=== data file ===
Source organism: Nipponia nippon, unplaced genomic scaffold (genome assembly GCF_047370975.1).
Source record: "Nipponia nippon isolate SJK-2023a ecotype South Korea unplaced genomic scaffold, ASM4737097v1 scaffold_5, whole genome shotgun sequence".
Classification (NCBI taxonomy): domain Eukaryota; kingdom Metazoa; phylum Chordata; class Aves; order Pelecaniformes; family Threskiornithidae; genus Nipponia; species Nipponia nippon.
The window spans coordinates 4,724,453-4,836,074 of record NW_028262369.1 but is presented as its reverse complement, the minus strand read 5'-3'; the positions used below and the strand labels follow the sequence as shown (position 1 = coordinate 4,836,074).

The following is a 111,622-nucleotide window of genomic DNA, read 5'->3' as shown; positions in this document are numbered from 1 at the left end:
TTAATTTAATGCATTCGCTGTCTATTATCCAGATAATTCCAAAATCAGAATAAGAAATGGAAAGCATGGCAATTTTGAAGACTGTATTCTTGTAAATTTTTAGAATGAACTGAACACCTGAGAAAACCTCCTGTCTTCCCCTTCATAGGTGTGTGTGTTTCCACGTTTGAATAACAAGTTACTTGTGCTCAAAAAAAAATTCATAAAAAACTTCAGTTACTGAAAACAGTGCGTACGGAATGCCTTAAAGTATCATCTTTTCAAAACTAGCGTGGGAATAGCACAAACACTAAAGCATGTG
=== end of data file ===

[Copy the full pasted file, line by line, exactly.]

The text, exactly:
Source organism: Nipponia nippon, unplaced genomic scaffold (genome assembly GCF_047370975.1).
Source record: "Nipponia nippon isolate SJK-2023a ecotype South Korea unplaced genomic scaffold, ASM4737097v1 scaffold_5, whole genome shotgun sequence".
Classification (NCBI taxonomy): domain Eukaryota; kingdom Metazoa; phylum Chordata; class Aves; order Pelecaniformes; family Threskiornithidae; genus Nipponia; species Nipponia nippon.
The window spans coordinates 4,724,453-4,836,074 of record NW_028262369.1 but is presented as its reverse complement, the minus strand read 5'-3'; the positions used below and the strand labels follow the sequence as shown (position 1 = coordinate 4,836,074).

The following is a 111,622-nucleotide window of genomic DNA, read 5'->3' as shown; positions in this document are numbered from 1 at the left end:
TTAATTTAATGCATTCGCTGTCTATTATCCAGATAATTCCAAAATCAGAATAAGAAATGGAAAGCATGGCAATTTTGAAGACTGTATTCTTGTAAATTTTTAGAATGAACTGAACACCTGAGAAAACCTCCTGTCTTCCCCTTCATAGGTGTGTGTGTTTCCACGTTTGAATAACAAGTTACTTGTGCTCAAAAAAAAATTCATAAAAAACTTCAGTTACTGAAAACAGTGCGTACGGAATGCCTTAAAGTATCATCTTTTCAAAACTAGCGTGGGAATAGCACAAACACTAAAGCATGTG